Wednesday, April 10, 2013

Sizing Up NASCAR Entering Texas

Mike Mulhern authors a good thorough examination of the Winston Cup season so far, with particular attention focused on the NASCAR policy where a driver has to start the race in order to get championship points plus the separate driver points and owner points dichotomy in the sport.

I'm not in favor of allowing a substitute driver to earn points for another driver, because for all the hype about racing being a team sport - and certainly teams do matter as far as the building of the racecars etc. - in its essence the sport is one driver racing a racecar vs. 42 other drivers racing racecars. The analogy to NFL teams using backup quarterbacks when the starter gets injured fails because in the NFL multiple participants are on the field at the same time as a single unit facing another such unit; in racing it is one car vs. another car vs. another car etc. An individual racecar represents less a team than an individual, be it the driver or the car owner (i.e. the #43 as Richard Petty's car regardless of who the driver is); even the car number often reflects an individual driver (remember the insane controversy over the #8 when Dale Earnhardt Jr. switched to Hendrick Motorsports?) as opposed to a team.

The concern is because of injured drivers trying to race instead of sitting out races. Certainly NASCAR needs to stand up more and bench injured drivers to heal up a lot more than the sanctioning body presently does. But it should not basically reward being injured.


As far as the racing goes, the Generation Six got off to the dismal start, then picked up at Bristol and the surprisingly raucous California 400 before tailing off at Martinsville. Texas will be a test of the Generation Six, for if it puts on memorable racing up front - the sport needs races in addition to Daytona and Talladega that even flirt with 60 lead changes - then it will be making believers out of people who still have reason not to buy into the concept. Goodyear is bringing a new right side tire to Texas, which adds another question mark.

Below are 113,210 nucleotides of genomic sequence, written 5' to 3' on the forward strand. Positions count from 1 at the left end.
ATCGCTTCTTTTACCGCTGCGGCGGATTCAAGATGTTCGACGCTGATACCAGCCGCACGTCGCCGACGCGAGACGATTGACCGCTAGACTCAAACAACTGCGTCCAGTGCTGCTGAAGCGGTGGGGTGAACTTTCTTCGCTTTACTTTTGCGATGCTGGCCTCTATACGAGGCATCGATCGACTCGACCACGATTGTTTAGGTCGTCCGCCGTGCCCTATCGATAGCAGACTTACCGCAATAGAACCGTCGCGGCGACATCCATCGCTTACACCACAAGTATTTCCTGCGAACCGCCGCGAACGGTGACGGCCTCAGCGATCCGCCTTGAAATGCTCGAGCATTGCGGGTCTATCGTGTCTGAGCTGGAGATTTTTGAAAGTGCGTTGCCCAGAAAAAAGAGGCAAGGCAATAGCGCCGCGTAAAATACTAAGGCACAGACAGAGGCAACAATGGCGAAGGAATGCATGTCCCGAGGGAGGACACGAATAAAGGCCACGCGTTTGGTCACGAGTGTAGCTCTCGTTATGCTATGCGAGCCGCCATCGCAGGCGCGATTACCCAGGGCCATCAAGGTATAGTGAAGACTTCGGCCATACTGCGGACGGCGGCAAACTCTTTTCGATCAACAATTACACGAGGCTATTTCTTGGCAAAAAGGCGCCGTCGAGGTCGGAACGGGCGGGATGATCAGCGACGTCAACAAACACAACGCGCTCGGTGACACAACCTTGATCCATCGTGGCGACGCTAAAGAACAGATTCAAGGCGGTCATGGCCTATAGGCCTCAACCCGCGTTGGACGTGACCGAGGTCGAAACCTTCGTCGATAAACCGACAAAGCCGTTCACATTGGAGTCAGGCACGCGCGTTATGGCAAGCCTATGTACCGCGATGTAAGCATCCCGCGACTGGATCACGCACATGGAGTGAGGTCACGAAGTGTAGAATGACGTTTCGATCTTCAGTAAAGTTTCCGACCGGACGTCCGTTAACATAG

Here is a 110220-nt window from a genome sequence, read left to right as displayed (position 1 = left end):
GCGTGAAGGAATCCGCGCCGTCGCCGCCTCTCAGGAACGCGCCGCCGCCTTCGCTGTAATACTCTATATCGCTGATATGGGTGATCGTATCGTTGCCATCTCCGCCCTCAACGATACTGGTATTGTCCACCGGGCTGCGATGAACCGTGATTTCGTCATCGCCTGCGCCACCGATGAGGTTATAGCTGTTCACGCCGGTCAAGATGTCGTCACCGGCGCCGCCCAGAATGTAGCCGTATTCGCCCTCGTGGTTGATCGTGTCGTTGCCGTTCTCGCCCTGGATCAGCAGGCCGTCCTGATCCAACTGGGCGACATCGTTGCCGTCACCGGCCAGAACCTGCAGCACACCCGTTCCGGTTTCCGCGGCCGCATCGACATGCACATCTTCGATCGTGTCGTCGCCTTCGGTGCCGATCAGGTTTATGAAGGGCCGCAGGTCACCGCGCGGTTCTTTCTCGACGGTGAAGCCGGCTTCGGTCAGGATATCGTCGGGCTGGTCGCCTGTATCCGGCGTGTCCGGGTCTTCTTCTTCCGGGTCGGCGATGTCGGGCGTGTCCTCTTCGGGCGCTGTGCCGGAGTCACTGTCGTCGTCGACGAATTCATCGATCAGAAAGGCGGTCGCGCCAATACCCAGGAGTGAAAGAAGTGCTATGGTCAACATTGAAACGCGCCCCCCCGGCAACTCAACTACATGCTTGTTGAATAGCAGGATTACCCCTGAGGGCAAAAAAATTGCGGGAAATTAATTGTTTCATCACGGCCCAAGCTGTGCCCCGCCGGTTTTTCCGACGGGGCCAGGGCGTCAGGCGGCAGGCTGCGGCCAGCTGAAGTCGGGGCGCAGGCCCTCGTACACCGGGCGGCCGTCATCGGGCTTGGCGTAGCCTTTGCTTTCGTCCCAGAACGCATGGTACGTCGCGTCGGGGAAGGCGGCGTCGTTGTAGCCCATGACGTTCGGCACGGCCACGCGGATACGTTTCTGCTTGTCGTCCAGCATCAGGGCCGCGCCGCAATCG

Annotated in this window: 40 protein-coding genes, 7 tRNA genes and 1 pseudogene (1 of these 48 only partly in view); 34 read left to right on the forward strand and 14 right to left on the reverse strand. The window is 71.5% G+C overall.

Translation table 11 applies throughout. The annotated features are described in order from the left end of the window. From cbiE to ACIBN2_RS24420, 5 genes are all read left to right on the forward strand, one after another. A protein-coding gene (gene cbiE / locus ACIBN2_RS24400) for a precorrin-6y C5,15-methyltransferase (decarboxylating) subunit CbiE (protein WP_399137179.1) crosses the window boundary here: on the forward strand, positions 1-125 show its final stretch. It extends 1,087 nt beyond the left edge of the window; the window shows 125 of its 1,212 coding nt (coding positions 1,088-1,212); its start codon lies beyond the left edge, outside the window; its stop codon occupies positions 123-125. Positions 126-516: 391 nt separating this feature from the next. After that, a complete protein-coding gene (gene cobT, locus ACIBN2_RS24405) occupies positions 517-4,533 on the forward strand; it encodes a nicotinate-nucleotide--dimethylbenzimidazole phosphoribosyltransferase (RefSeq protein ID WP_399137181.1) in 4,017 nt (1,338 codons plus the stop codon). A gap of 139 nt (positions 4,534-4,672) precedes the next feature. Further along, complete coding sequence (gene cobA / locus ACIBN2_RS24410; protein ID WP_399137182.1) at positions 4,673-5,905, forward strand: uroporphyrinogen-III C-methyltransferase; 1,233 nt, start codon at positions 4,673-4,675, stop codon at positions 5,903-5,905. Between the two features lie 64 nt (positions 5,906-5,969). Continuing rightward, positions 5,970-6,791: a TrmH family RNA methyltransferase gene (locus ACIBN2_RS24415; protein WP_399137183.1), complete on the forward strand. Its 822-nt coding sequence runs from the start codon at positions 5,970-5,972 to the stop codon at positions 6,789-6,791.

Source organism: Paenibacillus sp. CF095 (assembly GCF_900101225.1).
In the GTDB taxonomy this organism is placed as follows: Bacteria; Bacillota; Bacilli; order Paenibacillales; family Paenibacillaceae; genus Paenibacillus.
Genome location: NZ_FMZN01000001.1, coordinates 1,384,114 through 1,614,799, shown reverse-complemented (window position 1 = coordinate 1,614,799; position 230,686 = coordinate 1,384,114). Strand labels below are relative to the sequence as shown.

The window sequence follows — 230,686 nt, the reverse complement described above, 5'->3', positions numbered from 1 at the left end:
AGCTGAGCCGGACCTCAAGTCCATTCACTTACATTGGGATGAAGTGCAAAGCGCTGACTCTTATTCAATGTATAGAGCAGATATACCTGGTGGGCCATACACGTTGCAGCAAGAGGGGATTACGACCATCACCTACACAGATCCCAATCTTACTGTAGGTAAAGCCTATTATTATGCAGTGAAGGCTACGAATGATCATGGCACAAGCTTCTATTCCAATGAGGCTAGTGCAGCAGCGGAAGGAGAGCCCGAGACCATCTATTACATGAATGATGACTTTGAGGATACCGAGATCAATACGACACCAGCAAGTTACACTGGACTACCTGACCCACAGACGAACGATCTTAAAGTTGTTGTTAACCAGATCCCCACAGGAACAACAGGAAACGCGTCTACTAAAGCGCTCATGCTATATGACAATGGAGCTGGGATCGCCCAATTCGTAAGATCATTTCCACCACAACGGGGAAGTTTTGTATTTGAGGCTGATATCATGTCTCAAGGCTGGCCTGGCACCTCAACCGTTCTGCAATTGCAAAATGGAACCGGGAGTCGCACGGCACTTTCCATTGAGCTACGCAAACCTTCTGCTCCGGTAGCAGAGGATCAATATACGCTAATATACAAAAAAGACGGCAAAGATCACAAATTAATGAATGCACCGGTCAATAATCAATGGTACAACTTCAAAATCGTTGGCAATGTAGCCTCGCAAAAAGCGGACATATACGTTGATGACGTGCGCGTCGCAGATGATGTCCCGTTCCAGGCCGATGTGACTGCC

As far as individual racecars, Brad Keselowski has the best average finish of all drivers, but hasn't won, while Joey Logano got into two scrapes at Martinsville. The Penske effect extends into the Ford fleet, where as expected his bunch is ahead and it's coming at the expense of the other Fords. The Toyotas of JGR have won twice and Kyle Busch is fourth in points, while the Hendrick Chevys led by Jimmie Johnson are of course above everyone else.

Falling the deepest has been Tony Stewart and his fleet - a result to be expected given the fall of Danica Patrick's other raceteams when she raced Indycar. Also embarrassing is RCR, where the inept Paul Menard is in the top ten in points and Kevin Harvick is riding out his string at RCR while Jeff Burton is going nowhere in every sense of the term. While on the Toyota side, Michael Waltrip's team gets Clint Bowyer and as usual nothing else.

Outside of this, no one else has done anything of note in the series so far. STP's sponsorship of the Virginia 500 was a very nice gesture but they didn't get anything out of Aric Almirola as his career continues to go nowhere - a further insult to Petty's #43 (and Mulhern asks a good question in noting the lack of information of Michael Annett after his Daytona crash). The Ganassi Chevys are in even worse shape as Juan Montoya's lack of stock car moxie curiously keeps getting overlooked while Jamie McMurray can only be known as a one-shot wonder.

So the sport enters Texas for the seventeenth season of this tumultuous track's existence hoping to accelerate positive momentum.

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